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Engineering morphology in plants and microbes

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The engineering of multicellular systems could exploit the advantages of spatial organization and cellular differentiation. It could also expand the range of information processing capabilities using simple distributed and coupled responses to produce complex outputs. Our work uses bacterial colonies and biofilms as simple multicellular systems, with the aim of transferring these morphogenetic principles into plants. I will talk about two of our current projects in bacteria (in collaboration with Paul Steiner and Tim Rudge), and also some of our work with plant systems:

1. Fractal-like patterns and physical self-organization in large bacterial population

TR and PJS have developed fast, large-scale biophysical and genetic modeling tools for simulating biofilms. Using these tools we have revealed emergent properties of cell-shape that give rise to self-similar fractal-like morphology in biofilms, and confirmed this with high resolution confocal microscopy. I will present these results, and show how this approach can inform engineering of multicellular systems, including extension to plant biophysics.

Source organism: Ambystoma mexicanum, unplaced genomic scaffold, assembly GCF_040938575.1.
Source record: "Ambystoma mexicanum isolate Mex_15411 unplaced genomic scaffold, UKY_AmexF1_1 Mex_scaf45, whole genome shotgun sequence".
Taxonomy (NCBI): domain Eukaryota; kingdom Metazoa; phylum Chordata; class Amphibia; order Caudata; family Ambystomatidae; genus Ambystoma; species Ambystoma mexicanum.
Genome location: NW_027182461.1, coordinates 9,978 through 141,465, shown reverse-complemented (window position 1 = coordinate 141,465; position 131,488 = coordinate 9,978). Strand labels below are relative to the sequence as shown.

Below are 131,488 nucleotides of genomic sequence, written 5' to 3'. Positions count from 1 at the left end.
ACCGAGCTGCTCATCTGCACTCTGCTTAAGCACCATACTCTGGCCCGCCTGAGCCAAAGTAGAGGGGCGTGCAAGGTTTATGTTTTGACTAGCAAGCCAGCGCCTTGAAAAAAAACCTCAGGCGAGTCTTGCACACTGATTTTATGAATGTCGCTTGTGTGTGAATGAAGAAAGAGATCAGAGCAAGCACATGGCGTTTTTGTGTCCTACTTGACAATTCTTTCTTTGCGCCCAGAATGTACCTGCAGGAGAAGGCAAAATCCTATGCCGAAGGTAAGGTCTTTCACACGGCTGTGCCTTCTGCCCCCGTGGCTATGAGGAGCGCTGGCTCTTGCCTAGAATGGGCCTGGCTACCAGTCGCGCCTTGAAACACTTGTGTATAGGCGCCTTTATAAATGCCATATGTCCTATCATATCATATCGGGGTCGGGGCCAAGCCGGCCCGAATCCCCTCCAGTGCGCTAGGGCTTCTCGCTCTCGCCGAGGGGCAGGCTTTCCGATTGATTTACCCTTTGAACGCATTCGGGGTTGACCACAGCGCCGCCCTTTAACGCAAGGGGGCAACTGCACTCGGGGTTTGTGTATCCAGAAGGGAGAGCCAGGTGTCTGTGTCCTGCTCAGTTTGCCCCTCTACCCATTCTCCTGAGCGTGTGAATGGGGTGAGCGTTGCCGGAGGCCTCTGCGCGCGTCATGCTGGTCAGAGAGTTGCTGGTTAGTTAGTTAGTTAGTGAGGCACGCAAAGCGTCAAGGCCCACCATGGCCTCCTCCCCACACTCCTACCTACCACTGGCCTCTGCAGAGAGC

2. Synthetic segmentation

Using principles from developmental biology, we are designing bacterial transcription networks that will divide a biofilm into segments of distinct gene expression in response to a gradient. We are combining ratiometric characterization of parts (developed in collaboration with James Brown) with high- throughput computational modeling to evaluate attainable regions of network space. This work has highlighted natural motifs, and novel circuits that will be useful in engineering complex multicellular behavior. We will also talk about regulatory elements that we are developing to build such systems in plants and a novel technique for their characterization.

This talk is part of the Plant Sciences Research Seminars series.

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